4. Menu: Look at the menu online before choosing or arriving at the restaurant, and make sure there is something on it your kiddo will eat. If your kiddo is fixated on pizza, as mine is, don’t go out for Japanese. Confirm the kitchen can accommodate special diets if necessary (gluten-free, casein-free, etc.), and if not, advise the manager you will bringing in some of your own food.

5. Family meeting: Share with your kiddo either in conversation or story board what to expect. “Later today we will be getting into the car and driving to this restaurant. Here is their website/picture. Look at the menu because they have some of your favorites. Grandma and Grandpa will be coming with us.”

6. Toys: Yes! Coloring books, iPads with headphones, squishy balls, silly putty, anything your kiddo enjoys. This will help keep your kiddo happy and occupied while you are at the restaurant.

7. Snacks: Adin likes apples and Goldfish crackers. These are his “appetizers.” If your kiddo has favorite snacks, bring them with you.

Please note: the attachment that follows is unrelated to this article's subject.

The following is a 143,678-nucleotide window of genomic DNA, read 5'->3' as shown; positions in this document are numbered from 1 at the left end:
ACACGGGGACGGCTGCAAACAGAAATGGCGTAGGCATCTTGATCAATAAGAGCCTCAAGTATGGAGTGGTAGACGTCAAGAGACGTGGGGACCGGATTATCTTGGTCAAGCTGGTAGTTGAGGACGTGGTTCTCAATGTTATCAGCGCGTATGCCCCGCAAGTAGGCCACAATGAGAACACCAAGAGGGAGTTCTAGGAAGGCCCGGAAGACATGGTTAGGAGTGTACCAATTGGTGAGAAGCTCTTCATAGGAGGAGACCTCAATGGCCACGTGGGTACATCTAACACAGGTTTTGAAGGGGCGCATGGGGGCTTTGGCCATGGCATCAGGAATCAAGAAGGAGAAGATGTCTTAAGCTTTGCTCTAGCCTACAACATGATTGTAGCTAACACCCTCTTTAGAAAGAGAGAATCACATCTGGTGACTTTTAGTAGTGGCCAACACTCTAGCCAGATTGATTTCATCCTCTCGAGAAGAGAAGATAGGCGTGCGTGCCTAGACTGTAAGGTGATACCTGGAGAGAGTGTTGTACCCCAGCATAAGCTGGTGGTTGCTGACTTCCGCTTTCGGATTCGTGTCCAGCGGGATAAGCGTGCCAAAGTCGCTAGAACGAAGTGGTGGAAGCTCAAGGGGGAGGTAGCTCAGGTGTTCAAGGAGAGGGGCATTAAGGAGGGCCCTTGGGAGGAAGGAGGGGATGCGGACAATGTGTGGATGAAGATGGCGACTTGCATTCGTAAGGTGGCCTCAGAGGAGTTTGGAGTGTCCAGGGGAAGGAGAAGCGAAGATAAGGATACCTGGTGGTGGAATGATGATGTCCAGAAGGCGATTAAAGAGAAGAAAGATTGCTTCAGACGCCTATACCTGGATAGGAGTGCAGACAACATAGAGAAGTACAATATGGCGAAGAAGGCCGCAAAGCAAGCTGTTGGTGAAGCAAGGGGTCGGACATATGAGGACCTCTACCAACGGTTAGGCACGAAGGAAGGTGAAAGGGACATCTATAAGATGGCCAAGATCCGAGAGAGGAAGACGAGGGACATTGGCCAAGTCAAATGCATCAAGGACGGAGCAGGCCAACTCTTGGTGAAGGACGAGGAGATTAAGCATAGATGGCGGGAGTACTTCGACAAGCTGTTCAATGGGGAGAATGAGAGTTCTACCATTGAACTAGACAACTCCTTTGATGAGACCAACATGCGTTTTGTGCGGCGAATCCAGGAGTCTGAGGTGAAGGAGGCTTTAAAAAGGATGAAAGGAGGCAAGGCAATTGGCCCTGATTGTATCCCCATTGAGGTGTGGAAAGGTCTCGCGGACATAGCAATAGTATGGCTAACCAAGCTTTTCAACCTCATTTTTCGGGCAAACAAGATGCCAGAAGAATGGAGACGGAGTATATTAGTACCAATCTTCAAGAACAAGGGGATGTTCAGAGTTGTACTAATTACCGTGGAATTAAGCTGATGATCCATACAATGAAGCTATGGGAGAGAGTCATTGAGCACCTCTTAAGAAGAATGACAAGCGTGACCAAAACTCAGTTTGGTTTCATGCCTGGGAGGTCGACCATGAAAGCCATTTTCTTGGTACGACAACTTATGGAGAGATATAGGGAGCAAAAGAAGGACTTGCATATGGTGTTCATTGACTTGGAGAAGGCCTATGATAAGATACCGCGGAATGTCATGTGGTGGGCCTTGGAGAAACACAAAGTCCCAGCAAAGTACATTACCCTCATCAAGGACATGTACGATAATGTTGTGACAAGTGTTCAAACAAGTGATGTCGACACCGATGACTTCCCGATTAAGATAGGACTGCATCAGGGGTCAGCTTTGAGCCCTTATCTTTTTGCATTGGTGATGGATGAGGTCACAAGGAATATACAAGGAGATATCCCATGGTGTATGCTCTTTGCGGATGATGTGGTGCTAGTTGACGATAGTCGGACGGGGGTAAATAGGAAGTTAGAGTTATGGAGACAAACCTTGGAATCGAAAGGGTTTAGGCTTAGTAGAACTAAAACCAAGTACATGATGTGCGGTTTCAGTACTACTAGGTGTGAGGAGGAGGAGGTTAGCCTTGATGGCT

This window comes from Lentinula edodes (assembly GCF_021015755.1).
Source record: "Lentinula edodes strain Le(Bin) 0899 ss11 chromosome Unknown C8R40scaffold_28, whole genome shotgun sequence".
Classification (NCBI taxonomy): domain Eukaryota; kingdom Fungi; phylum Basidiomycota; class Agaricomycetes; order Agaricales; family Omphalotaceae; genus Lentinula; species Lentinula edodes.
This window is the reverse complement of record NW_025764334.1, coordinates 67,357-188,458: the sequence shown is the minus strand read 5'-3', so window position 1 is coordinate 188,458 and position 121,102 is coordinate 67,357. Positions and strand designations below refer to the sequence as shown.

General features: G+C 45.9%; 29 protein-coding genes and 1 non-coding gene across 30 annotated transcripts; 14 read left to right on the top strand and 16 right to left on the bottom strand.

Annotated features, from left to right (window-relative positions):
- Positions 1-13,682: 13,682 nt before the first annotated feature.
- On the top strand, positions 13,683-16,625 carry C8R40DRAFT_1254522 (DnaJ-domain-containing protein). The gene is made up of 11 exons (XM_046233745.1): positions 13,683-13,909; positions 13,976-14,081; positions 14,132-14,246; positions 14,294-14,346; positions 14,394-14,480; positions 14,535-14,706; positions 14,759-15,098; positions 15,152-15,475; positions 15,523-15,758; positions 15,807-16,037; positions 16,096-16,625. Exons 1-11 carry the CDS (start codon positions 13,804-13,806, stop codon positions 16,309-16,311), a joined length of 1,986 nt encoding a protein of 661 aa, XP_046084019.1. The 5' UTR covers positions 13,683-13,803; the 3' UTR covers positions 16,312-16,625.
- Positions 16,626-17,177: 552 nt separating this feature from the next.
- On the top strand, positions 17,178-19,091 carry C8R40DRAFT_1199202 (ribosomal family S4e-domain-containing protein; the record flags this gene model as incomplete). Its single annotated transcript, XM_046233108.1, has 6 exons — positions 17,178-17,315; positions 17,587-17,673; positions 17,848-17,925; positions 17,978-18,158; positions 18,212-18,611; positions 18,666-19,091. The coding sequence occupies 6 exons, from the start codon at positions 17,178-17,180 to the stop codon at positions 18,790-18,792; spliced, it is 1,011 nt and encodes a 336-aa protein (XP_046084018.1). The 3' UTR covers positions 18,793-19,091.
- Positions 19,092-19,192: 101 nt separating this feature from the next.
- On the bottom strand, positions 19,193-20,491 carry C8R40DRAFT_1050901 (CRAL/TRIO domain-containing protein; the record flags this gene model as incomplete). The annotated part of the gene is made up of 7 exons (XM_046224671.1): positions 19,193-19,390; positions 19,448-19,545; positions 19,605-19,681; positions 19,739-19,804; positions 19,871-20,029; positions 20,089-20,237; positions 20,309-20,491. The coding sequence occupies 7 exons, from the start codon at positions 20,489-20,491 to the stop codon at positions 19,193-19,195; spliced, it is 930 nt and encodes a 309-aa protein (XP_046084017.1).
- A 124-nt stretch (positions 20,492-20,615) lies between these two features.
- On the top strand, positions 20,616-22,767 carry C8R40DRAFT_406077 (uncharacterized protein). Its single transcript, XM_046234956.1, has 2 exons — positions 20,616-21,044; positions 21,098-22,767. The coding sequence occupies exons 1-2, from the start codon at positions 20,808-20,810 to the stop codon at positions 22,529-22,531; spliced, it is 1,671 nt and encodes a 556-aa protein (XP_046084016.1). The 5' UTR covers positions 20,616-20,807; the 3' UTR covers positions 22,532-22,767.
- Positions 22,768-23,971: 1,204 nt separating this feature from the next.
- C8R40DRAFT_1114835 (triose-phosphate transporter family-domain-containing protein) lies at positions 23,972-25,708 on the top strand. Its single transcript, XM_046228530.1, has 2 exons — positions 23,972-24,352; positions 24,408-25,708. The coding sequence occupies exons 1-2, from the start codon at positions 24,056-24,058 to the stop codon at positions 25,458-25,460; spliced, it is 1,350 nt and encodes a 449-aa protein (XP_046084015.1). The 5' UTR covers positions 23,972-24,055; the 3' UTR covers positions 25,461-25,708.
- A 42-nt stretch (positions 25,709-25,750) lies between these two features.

8. Restaurant bag: Have a special bag for your supplies: appetizers, charging cords, change of clothes, toys, etc. This will help prevent you from forgetting anything.

9. Two cars: When possible, take two cars to the restaurant. If your kiddo is having a bad experience then one of you can take your kiddo home early. Whoever stays must bring home a big dessert.

10. Sense of humor: Dinner out is meant to be enjoyable. But even with the best planning, things happen. It is not the end of the world. Have a sense of humor, and do your best to roll with the punches.

While every child with autism is different, we have found through much trial and error that with proper planning and a positive attitude we are able to go out and have an enjoyable dining experience, and we hope that you will also.

The Mighty is asking the following: Create a list-style story of your choice in regards to disability, disease or mental illness. Check out our Submit a Story page for more about our submission guidelines.